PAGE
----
The Colors of Fall

— Written By and last updated by

BY: Colby Griffin
N.C. Cooperative Extension Horticulture Extension Agent

Trees in beautiful fall color

Photo by Tim McCabe, USDA Natural Resources Conservation Service.

Reds and oranges and yellows, Oh my! Have you ever wondered what causes many of our deciduous trees and shrubs to give us the array of colors we enjoy viewing this time of year? It is a slow chemical process within the leaves that’s triggered by cooler temperatures and the gradual decrease in day length.

However, the shorter day length contributes the most to the emergence of colors. Leaves serve as factories throughout the spring and summer to make the carbohydrates and sugars necessary for plant growth. This takes places in leaf cells containing the pigment chlorophyll, which give leaves their green color. Carotenoids are also produced throughout the year and these are pigments that we see as yellows, oranges, and browns. These are also the pigments that we see reflected in the vegetables of carrots and squash.

Anthocyanin pigments produce the reds, blues, and purple colors. Blueberries, beets, and certain apples produce these pigments in abundance. You’ll notice these red pigments in dogwoods and maples. These pigments are produced mostly in the fall in response to the increased amount of sugar within the leaf from the growing season. For most of the year these colors are masked by the greater amount of chlorophyll within the leaf.

As autumn progresses the chlorophyll breaks down and the yellows and reds begin to shine through. Warm, sunny days followed by cool, crisp autumn nights are ideal for adequate color display. The most vivid of colors tend to appear after a warm and dry summer with early autumn rains which prevent early leaf fall. Long periods of wet weather in late fall can produce a dull coloration.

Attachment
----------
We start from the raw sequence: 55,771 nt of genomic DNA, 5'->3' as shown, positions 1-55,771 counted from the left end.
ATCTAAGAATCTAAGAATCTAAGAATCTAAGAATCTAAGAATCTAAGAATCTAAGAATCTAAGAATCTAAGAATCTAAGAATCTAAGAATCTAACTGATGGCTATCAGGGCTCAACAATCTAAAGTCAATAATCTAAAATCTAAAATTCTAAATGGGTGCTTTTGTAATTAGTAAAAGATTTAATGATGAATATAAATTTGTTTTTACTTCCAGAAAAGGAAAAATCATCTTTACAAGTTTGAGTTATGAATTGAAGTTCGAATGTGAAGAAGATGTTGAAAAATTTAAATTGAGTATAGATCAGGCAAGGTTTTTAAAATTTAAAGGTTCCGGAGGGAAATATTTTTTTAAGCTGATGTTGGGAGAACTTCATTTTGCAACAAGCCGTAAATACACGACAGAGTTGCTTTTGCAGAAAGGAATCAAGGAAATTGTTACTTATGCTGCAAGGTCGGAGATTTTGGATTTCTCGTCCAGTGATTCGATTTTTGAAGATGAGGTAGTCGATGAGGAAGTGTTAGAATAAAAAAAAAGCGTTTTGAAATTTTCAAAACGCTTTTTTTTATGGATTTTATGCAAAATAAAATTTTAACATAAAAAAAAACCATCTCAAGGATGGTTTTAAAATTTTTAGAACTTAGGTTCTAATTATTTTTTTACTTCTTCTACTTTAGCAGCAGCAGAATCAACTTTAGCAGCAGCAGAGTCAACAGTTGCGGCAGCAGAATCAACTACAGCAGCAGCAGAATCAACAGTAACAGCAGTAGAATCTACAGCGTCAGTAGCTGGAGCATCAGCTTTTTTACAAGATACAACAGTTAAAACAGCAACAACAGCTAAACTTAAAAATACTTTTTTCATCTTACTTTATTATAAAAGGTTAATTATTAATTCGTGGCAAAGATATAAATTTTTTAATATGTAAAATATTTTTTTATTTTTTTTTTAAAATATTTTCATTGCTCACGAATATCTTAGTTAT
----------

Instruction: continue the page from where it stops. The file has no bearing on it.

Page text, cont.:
As the season progresses further there are continued changes happening at the base of the leaf as well. A special layer of cells begins to form where the leaf attaches to the tree. As this layer of cells grows and thickens it weakens the bond between the leaf and tree, thus enabling the leaf to eventually separate and fall. During this process, the tree also heals itself after the leaf has fallen and forms a visible leaf scar. Once leaves have fallen they become valuable in the form of mulch and organic matter as they decompose. Leaves are an abundant source of nutrients, specifically calcium and potassium which were once part of the soil. As you enjoy the colors of fall consider this quote by French author Albert Camus, “Autumn is a second spring where leaf is a flower.”

Colby Griffin is the horticulture agent for N.C. Cooperative Extension in Franklin County. If you have any questions about this article or other gardening issues, he can be reached at or 919-496-3344.